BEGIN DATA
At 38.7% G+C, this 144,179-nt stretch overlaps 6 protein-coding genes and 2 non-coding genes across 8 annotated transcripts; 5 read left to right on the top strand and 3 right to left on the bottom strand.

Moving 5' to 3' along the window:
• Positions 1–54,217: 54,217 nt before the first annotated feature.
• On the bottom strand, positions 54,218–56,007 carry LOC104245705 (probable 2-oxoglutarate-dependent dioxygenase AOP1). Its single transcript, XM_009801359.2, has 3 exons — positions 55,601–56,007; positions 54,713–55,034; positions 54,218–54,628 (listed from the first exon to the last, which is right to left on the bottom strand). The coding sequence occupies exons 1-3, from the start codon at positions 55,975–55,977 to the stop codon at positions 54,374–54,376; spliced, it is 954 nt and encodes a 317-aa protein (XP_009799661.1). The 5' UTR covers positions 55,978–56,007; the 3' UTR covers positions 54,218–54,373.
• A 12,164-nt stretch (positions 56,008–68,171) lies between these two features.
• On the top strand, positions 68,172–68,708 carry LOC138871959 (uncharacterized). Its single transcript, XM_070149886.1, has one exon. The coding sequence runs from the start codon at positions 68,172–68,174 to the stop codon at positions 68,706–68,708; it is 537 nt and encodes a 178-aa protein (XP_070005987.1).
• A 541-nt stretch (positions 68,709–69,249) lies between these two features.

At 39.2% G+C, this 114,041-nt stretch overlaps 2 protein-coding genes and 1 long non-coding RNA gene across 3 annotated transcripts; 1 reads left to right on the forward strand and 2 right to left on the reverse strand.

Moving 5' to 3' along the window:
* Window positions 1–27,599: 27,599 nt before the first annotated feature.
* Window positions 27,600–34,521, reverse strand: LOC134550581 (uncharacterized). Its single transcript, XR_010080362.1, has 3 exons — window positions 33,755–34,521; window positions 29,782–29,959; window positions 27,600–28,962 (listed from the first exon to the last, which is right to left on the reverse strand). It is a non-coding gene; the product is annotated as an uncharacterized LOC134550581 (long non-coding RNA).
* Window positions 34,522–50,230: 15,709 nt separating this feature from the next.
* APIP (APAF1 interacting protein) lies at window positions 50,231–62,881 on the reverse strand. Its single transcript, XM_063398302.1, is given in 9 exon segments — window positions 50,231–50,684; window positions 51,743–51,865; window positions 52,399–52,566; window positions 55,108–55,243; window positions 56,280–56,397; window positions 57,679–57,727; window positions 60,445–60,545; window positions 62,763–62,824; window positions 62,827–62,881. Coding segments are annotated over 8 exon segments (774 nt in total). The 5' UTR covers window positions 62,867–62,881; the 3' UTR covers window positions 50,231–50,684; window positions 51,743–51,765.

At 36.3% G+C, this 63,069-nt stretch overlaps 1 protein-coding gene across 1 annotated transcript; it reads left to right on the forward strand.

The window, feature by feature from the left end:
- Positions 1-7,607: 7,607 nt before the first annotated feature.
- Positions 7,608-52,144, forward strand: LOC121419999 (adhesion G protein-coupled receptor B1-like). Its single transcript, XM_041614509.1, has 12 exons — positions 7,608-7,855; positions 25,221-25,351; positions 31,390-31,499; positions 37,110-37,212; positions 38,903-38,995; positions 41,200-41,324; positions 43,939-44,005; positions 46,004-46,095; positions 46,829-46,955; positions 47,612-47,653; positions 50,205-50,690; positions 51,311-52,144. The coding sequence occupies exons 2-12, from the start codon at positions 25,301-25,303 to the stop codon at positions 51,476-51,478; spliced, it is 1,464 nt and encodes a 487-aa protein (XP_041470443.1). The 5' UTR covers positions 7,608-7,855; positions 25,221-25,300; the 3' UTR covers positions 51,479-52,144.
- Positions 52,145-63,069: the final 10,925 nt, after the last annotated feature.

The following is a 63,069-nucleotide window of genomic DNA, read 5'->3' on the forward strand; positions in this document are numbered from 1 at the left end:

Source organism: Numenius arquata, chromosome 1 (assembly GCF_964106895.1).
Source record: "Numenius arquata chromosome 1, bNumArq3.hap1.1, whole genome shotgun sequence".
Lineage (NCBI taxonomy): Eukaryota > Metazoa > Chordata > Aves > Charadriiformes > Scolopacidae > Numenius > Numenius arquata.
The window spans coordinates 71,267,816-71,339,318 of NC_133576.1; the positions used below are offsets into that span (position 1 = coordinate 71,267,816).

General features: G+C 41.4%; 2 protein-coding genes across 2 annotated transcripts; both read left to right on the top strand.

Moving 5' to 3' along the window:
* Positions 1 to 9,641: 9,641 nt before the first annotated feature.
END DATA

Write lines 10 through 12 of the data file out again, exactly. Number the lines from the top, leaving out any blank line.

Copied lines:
* Window positions 1–27,599: 27,599 nt before the first annotated feature.
* Window positions 27,600–34,521, reverse strand: LOC134550581 (uncharacterized). Its single transcript, XR_010080362.1, has 3 exons — window positions 33,755–34,521; window positions 29,782–29,959; window positions 27,600–28,962 (listed from the first exon to the last, which is right to left on the reverse strand). It is a non-coding gene; the product is annotated as an uncharacterized LOC134550581 (long non-coding RNA).
* Window positions 34,522–50,230: 15,709 nt separating this feature from the next.